Tuesday, January 31, 2017

Lyraka Symphony no. 1, Mvt. 1

This is a rough cut of Lyraka Symphony no. 1, the "Modern" symphony, which has been composed, arranged, conducted, orchestrated, engineered, and produced by me (and is still being edited by me in the last two areas.). This is the first movement, which unfolds multiple vignettes in a stream of consciousness way. It can enhance your experience of the piece to listen mindfully to its dynamic mapping; volume itself became a type of instrument to me during the creation of this symphony; the levels crescendo/decrescendo both overall and between instruments, a method which helps evoke multi-dimensional depth. Think of a conversation between an ensemble of personalities (or more precisely, points of view), each perspective going through the process of delineation, integration, assimilation, and sublation from all the others as its individuality asserts (and, through the process, concurrently affirms) itself. There are interjections, varying degrees of harmony and disharmony, variations within variations, extensive use of aleatoric and randomization techniques (with ramifications spilling into even the actual production and arrangement), alternatingly stark and enormous layered rhythms, elements of the grotesque, modularity...

I applied a conscientious, creative method to the panning as well, which was challenging considering the sheer number of instruments.  On that last I had to imagine a Straussian orchestra where a whole row of laptop computers (I use software synthesizers exclusively) and electric guitars are included in the ranks. I had to make sure to find a specific place for each in the mix.

Thanks to Lyraka fans for your support, without you I couldn't have conceived of creating such a large scale work as a symphony. Your belief put wings on my heart.

Special thanks to Jasmine Lyraka Aliara and my Uncle John for unfailing support, and I mean from all perspectives, with my Uncle John providing the tough love where applicable...I'm crazy aboout you both, you're my family.


All music © 2017 Andrew Neires DiGelsomina

Wednesday, January 25, 2017

"Haunted" and Polytonality

Polytonality in music composition is one of the most exciting advances in art over the last 150 years (more or less in regard to time frame, the debate rages on amongst musicologists). From Wagner's arguably unintentional forays in his last works to the employment in Richard Strauss' "Elektra", culminating in the rampant experimentation in early 20th century art music, polytonality remains a realm fecund with possibilities.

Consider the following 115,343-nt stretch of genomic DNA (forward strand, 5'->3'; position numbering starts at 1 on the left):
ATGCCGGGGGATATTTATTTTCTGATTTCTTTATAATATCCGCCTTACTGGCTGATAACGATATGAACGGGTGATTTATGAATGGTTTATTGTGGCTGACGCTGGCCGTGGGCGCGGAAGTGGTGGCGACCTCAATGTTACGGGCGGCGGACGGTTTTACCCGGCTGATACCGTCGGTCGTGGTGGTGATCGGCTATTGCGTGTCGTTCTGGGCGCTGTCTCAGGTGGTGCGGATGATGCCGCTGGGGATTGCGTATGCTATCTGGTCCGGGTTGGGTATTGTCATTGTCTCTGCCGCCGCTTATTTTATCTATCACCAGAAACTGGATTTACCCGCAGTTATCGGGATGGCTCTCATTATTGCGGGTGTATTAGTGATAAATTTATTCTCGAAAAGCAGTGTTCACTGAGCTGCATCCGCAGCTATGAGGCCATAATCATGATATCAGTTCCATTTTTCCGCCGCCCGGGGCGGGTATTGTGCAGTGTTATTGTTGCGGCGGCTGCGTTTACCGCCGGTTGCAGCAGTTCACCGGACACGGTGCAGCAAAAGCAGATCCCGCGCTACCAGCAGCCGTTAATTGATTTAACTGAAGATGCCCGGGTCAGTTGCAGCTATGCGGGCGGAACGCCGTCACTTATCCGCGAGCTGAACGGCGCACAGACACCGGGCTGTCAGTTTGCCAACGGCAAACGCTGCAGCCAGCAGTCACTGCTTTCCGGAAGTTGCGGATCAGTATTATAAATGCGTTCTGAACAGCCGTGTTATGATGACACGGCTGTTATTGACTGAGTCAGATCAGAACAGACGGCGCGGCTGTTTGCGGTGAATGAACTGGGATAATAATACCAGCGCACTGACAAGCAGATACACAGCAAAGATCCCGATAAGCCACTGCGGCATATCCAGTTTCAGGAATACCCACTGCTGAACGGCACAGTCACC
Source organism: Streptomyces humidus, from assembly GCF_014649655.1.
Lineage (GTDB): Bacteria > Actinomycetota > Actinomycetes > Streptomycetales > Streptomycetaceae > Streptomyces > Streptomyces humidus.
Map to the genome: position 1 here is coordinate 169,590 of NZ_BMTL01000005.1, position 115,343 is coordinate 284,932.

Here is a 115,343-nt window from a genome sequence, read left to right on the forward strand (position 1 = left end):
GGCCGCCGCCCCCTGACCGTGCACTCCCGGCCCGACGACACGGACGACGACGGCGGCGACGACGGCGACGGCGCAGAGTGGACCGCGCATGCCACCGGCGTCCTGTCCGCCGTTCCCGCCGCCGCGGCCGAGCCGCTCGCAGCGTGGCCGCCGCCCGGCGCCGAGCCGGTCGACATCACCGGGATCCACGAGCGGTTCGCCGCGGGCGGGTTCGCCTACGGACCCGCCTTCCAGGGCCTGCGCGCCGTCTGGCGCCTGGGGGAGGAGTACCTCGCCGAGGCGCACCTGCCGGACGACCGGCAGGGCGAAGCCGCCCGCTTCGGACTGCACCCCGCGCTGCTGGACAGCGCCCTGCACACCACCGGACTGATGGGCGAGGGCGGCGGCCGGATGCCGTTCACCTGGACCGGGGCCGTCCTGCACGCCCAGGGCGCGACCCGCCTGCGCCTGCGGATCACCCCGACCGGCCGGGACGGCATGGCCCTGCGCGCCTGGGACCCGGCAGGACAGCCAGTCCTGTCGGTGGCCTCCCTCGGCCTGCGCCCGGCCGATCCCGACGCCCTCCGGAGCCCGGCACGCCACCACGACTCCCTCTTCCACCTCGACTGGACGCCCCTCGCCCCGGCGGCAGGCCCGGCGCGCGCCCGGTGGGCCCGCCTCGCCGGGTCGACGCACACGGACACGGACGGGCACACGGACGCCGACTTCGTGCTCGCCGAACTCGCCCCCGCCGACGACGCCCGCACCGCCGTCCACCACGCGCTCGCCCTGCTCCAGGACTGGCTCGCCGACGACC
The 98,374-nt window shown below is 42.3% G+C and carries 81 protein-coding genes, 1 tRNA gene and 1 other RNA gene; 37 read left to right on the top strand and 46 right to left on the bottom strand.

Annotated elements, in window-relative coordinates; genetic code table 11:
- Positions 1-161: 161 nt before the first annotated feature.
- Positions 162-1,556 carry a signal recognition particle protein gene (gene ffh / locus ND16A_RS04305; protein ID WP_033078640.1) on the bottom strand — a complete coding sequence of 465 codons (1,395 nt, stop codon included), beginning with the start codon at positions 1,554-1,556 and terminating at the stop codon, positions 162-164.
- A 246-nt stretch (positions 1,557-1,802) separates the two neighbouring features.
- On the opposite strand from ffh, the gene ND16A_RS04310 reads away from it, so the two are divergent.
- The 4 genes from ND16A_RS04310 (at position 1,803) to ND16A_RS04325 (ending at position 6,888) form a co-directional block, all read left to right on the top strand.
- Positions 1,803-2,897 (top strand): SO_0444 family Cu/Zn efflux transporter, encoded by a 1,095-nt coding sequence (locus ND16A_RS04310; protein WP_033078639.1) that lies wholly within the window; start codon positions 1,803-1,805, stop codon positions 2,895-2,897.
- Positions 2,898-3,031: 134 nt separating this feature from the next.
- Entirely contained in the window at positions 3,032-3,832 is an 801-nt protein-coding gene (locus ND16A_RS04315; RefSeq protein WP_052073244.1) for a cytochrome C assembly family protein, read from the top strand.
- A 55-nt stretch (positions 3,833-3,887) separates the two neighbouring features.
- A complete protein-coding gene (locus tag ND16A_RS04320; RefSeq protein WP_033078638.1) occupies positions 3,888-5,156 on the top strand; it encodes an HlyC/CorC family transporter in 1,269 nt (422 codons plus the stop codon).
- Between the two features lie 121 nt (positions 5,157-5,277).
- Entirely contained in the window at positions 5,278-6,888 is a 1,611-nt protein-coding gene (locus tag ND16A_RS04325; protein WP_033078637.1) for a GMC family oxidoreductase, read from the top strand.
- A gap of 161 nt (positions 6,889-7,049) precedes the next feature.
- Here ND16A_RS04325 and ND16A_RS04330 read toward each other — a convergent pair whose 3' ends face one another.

Though I've experimented in using this device throughout my musical career (shades appear in "Errandia" and tiny, Lizstian bits in "Palace Guard"). However, Lyraka Volume 2 is where my application becomes more intensive (see "Gnashing" below, as well as the short example here). The harmonic layers get crashing and chaotic with Lilliput's soliloquy in "Fidei Defensor" due to her rebellious, adolescent angst; at another point they rally in creepily comforting fashion during Semmonet's most obviously self-fooling rants.

In this next musical example, taken from the aria "Haunted" from the upcoming Lyraka Volume 2, please note both the discordant sound and its highly animated movement in the instrumental ensemble. What I mean by animated is that most other composers since Bartok use dissonant layers as more of a backround padding to their works, relying on low volume and extended chords. Here the layers act more in a writhing, actively involved way; even the cantabile-ish English Horn and Flute seem ever in danger being overtaken by the snakes of harmonic discord. This piece required just as much strenuous mixing as thoughtful composition, due to the aforementioned, mobilized layers and heavy instrumentation. By dint, the results are peculiarly cinematic in and of themselves.

Donations toward the final production, engineering, and release of Lyraka Volume 2 can be made by Pay Pal to: and thanks for all the amazing belief our patrons have shown over the years!

Andy and Jasmine

Monday, January 23, 2017

Lyraka's "Deathless" and Hybrid Composition

A strangely dysgrammatic (but kind) review of "Lyraka Vol. 1" for Metal Rules magazine includes this quote: "This is one of the more interesting and unique projects I have heard in a long, long time. Lyraka has written and arranged and composed a type of cross-fertilized metal that I don’t think I have never heard before. Bands mixing different styles and influences is nothing new, but Lyraka have really created something special. "